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Building The World Trade Center

— Before the 9-11 anniversary gets too far away from us, I want to offer one bit of history that preceded the terrorist attack nine years ago.

The photo you see has been on display in my house for many years and it was taken by Ed Reilly. Ed was a hobby photographer and a civil engineer who worked most of his career for the New York Port Authority. He was also my wife's grandfather.

He took this photo around 1970 when the World Trade Towers were under construction. If Ed were still alive, I could ask him which tower it was and which story was under construction in that picture. But Ed died four years ago.

Ed Reilly helped build the World Trade Towers, though he was typically not found high in the sky. He was a construction supervisor working on the subway tunnels beneath the buildings.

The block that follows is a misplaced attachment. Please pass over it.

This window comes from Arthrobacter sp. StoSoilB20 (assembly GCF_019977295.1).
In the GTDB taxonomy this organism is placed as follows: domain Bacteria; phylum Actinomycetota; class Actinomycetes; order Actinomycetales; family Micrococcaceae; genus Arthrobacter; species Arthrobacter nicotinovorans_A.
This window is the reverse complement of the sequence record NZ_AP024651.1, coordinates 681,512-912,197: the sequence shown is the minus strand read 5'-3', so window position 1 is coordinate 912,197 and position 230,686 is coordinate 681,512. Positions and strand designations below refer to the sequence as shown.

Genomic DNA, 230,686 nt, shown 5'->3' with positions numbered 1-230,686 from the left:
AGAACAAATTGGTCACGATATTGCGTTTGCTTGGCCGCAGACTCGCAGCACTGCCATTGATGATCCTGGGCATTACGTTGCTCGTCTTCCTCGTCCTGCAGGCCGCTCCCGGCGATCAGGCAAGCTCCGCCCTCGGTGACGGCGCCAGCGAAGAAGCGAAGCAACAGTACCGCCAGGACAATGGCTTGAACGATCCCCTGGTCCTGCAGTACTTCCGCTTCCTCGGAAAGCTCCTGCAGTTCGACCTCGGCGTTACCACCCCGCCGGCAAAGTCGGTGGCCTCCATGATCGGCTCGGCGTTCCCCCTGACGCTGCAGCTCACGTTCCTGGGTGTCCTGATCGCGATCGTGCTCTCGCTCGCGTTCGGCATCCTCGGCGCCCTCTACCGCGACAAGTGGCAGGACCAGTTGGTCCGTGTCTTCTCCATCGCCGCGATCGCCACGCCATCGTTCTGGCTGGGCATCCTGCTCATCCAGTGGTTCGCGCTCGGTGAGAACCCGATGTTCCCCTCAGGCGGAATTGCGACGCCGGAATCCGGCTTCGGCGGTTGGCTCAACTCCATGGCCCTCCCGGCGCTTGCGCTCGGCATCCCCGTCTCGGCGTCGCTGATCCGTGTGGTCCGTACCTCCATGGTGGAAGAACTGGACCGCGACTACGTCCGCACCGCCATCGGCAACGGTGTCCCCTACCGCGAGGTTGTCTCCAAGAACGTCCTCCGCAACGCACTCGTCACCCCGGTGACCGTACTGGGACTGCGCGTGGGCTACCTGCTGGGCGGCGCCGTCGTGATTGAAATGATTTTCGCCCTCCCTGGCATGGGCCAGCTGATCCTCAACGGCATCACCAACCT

Nine years ago my wife and I awoke to the news of the terrorist attack and we turned on the TV in time to see the first tower collapse and fall. My wife immediately called her grandfather, not because he was in danger (he lived in Pompton Lakes, New Jersey) but because it felt like the thing to do.

Ed had heard about the attack that morning and while he was sympathetic to the victims -- as were we all -- he was unsentimental about the collapse of the buildings he helped to create. He simply pointed out that steel does melt when it's exposed to high enough heat.

Ed Reilly seemed to have mixed feelings about the Twin Towers. He once called them big milk boxes that lacked the grace and beauty of, say, the Empire State Building. But people who build things develop a relationship with them. Ed was not sentimental and maybe that's typical of engineers. But he must have had some affection for that building he photographed as it was being born, just four decades before it came crashing down.

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